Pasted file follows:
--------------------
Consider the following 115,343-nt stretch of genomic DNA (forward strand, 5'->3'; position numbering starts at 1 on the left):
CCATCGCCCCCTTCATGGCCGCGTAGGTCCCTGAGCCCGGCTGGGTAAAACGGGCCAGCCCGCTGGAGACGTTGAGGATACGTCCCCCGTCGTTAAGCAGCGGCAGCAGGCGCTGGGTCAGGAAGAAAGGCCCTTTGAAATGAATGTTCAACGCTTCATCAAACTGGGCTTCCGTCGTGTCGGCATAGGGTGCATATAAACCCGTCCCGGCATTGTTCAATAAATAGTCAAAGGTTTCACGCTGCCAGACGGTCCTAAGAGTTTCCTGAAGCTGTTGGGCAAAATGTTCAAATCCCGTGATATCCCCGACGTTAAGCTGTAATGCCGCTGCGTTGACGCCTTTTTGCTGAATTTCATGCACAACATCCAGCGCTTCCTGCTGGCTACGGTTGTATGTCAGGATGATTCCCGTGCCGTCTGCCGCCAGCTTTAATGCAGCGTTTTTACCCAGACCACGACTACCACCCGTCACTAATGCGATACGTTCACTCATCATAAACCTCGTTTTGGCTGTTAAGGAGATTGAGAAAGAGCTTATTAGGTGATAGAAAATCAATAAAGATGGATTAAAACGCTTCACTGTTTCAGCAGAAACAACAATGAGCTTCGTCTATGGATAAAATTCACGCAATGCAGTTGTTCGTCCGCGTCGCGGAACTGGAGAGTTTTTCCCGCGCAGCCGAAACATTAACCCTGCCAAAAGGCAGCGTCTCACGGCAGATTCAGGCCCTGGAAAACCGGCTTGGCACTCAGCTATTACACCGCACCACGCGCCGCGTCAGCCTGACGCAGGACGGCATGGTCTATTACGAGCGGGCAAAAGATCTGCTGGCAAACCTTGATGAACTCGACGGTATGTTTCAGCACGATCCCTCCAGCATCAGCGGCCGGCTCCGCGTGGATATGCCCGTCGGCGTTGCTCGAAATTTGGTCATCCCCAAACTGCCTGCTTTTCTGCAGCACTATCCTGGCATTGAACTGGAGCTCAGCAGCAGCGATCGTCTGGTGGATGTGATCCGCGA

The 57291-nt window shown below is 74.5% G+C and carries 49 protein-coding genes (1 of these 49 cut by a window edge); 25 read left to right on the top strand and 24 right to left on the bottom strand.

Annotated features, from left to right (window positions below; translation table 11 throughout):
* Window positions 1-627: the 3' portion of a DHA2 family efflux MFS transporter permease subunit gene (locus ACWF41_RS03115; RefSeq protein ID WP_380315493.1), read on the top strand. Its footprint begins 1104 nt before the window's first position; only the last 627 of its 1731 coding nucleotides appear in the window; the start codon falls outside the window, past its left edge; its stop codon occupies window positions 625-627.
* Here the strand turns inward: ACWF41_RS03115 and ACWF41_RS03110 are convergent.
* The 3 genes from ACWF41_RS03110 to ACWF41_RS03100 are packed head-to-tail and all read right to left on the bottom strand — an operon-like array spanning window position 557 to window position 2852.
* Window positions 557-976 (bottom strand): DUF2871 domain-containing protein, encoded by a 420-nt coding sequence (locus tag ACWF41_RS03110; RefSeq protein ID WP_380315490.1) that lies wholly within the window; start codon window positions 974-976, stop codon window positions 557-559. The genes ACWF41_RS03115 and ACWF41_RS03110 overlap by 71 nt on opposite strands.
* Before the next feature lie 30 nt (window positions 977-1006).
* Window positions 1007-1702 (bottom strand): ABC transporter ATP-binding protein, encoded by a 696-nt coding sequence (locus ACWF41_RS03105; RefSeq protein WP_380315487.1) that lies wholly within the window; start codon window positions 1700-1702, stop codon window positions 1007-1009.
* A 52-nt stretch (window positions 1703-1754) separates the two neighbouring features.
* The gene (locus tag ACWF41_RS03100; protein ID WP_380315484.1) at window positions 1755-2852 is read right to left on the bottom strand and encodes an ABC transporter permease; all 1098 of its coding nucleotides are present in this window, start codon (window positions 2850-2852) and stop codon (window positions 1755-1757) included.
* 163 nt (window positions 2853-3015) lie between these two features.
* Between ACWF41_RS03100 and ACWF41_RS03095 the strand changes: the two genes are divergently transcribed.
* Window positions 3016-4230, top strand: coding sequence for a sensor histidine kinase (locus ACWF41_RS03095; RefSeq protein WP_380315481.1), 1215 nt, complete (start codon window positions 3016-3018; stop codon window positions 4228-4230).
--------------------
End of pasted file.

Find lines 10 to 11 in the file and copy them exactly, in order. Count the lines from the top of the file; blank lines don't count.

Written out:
* Window positions 1007-1702 (bottom strand): ABC transporter ATP-binding protein, encoded by a 696-nt coding sequence (locus ACWF41_RS03105; RefSeq protein WP_380315487.1) that lies wholly within the window; start codon window positions 1700-1702, stop codon window positions 1007-1009.
* A 52-nt stretch (window positions 1703-1754) separates the two neighbouring features.